• 10 highest impact journals for orthopaedic medicine: Osteoarthritis and Cartilage, Journal of Orthopaedic Research, The Journal of Bone and Joint Surgery-American Edition, Spine, Gait Posture, The Journal of Bone and Joint Surgery-British Edition, Arthroscopy, Connective Tissue Research, Knee Surgery, Clinical Biomechanics.

  • 10 highest impact journals for surgery: Annals of Surgery, Journal of Endovascular Surgery, Transplantation, American Journal of Surgical Pathology, British Journal of Surgery, Annals of Surgical Oncology, Journal of Vascular Surgery, Liver Transplantation, Journal of Neurosurgery, Journal of Thoracic and Cardiovascular Surgery.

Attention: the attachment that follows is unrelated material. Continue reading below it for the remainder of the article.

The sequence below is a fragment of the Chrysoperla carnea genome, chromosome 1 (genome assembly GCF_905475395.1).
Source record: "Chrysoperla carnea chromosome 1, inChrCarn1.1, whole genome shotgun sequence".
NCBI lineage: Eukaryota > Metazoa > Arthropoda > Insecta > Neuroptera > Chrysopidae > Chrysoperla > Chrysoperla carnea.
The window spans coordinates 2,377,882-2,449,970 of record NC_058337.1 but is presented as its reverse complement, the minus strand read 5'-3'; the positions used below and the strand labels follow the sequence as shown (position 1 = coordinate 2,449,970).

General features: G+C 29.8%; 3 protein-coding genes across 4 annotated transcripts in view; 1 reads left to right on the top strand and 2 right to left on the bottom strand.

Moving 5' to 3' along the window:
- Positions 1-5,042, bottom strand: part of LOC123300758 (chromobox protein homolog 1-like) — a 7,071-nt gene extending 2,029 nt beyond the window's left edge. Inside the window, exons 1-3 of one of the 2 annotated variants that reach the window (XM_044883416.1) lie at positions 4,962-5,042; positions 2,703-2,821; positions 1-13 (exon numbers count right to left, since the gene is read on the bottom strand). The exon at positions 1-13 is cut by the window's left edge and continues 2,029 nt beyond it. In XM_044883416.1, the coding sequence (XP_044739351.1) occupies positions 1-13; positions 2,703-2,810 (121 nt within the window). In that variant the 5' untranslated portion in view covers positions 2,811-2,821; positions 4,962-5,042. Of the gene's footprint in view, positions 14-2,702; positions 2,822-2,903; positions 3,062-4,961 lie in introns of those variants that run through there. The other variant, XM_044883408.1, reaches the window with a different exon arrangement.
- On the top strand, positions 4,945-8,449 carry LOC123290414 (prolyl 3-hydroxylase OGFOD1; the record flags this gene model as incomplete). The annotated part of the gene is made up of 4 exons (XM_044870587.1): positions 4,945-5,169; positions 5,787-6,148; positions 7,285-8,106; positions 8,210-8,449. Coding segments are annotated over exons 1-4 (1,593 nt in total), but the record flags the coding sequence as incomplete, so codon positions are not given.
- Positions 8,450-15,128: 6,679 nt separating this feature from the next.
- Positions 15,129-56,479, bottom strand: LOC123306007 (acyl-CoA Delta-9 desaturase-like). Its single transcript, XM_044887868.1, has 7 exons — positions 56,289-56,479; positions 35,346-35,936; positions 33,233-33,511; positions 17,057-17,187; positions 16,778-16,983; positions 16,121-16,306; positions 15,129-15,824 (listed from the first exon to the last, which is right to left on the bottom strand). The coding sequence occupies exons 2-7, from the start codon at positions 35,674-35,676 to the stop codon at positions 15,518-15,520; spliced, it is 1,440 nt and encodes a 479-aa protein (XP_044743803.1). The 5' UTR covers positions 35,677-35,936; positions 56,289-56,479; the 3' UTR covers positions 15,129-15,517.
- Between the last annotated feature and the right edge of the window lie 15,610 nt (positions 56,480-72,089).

• 10 highest impact journals for haematology: Circulation, Blood, Circulation research, Arteriosclerosis and Thrombosis, Journal of Cerebral Blood Flow and Metabolism, Thrombosis and Haemostasis, Journal of Leucocyte Biology, Leukemia, Seminars in Haematology, Experimental Haematology.

Appendix 2

List of the articles assessed in this study

  1. RD Heparin Arthroplasty Group. RD heparin compared with warfarin for prevention of venous thromboembolic disease following total hip or knee arthroplasty. J Bone Joint Surg Am 1994;76:1174–1185.

  2. ENOXACAN Study Group. Efficacy and safety of enoxaparin versus unfractionated heparin for prevention of deep vein thrombosis in elective cancer surgery: a double-blind randomized multicentre trial with venographic assessment. Br J Surg 1997;84:1099–1103.

  3. Pulmonary Embolism Prevention (PEP) trial. Prevention of pulmonary embolism and deep vein thrombosis with low dose aspirin: Lancet 2000;355:1295–1302.